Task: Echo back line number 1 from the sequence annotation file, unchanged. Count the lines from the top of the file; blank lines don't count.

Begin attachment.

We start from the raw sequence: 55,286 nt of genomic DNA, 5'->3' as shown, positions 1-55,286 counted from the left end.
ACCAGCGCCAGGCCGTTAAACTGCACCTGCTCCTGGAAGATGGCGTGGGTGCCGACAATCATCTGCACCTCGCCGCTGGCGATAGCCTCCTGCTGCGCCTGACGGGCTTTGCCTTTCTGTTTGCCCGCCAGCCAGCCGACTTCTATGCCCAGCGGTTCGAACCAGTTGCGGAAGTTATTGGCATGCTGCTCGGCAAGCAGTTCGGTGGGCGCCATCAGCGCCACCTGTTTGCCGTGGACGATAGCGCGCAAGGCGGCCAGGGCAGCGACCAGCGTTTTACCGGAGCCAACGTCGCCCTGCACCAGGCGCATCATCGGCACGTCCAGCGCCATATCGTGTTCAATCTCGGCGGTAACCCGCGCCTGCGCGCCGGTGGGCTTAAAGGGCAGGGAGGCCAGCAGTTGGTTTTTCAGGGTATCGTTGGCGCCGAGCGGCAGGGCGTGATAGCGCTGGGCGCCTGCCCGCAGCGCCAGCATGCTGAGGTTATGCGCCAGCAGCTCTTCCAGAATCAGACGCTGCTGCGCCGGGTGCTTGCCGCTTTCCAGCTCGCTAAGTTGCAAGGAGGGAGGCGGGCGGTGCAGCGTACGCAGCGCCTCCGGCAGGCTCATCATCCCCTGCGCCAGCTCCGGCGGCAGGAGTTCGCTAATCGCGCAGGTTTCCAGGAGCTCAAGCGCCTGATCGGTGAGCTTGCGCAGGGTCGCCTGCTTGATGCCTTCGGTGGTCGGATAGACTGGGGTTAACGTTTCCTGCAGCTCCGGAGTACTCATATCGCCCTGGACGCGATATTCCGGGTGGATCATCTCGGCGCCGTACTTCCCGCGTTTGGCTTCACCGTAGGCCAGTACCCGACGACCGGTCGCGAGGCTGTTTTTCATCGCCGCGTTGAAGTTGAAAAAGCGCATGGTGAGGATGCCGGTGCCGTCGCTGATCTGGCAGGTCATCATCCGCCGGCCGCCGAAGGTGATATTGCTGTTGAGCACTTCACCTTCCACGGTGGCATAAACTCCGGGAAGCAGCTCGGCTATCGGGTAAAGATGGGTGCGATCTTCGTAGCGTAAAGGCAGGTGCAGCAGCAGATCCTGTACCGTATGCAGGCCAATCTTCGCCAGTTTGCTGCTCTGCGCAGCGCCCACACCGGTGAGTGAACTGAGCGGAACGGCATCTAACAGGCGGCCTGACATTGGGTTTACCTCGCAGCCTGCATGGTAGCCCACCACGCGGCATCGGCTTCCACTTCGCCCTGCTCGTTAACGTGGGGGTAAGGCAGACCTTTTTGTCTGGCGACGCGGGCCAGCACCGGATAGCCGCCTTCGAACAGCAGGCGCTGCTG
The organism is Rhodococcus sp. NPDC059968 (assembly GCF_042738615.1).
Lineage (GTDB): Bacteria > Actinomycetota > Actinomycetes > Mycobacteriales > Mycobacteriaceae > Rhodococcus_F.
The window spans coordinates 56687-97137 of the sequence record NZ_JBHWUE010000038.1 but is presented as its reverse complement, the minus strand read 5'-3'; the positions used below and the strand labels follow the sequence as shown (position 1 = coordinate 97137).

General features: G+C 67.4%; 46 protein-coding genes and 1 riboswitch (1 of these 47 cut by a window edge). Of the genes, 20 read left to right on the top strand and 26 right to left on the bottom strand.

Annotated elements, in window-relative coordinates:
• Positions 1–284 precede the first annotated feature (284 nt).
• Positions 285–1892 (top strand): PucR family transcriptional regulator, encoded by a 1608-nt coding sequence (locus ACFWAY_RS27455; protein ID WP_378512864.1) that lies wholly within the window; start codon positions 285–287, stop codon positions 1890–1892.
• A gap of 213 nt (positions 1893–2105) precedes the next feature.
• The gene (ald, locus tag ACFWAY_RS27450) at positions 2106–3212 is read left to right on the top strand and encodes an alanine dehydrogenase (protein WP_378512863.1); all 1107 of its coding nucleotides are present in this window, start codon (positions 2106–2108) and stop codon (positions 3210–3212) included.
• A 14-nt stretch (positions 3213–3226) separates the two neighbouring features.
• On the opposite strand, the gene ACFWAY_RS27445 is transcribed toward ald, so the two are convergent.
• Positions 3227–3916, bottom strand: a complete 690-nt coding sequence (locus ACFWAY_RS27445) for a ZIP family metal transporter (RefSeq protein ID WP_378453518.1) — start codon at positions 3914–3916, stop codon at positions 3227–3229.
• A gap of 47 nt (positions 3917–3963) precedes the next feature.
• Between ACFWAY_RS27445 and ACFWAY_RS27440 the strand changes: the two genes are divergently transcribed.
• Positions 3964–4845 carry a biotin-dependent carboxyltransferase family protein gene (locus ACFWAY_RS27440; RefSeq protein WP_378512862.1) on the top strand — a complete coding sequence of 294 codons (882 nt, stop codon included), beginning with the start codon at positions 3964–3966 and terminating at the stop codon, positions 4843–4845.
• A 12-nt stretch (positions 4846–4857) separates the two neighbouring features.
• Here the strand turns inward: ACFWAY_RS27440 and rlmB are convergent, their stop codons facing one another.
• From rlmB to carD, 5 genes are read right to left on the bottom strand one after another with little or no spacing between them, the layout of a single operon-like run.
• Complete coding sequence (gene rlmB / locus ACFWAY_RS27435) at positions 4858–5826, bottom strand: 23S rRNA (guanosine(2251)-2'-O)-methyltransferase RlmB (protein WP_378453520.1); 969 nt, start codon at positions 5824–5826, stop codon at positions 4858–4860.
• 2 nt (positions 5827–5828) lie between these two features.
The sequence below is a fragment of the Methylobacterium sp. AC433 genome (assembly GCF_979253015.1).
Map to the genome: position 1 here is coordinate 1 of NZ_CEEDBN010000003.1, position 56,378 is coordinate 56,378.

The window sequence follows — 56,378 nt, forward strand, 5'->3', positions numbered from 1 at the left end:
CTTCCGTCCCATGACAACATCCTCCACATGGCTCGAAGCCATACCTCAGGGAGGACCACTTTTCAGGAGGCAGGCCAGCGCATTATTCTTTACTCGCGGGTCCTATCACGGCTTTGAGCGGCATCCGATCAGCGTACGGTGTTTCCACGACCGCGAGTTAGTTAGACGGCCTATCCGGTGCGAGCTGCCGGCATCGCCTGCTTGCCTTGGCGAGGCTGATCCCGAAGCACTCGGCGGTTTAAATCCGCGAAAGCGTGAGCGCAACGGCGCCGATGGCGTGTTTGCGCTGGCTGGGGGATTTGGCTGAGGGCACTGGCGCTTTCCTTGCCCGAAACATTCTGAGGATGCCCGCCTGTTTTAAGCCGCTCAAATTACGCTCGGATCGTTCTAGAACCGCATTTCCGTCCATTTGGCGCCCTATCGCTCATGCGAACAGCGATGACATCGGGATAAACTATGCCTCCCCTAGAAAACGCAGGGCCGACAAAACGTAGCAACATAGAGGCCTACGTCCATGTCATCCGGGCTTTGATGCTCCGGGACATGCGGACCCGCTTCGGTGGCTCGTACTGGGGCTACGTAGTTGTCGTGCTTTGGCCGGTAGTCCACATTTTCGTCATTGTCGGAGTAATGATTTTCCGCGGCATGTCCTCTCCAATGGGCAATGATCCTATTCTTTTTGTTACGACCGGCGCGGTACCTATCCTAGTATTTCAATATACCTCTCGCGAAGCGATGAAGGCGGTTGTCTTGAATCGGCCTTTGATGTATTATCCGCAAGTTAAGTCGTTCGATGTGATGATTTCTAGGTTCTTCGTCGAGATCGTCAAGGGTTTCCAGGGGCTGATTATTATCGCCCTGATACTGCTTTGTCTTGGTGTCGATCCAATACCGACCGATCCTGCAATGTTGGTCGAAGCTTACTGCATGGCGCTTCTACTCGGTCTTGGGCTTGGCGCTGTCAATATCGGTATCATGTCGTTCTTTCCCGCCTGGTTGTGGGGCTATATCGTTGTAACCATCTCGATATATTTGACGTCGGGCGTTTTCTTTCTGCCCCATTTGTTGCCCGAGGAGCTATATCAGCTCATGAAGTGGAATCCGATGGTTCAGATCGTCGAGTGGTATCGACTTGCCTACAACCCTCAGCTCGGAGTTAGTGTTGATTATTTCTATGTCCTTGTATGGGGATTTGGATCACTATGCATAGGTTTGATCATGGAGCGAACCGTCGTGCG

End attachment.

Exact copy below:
We start from the raw sequence: 55,286 nt of genomic DNA, 5'->3' as shown, positions 1-55,286 counted from the left end.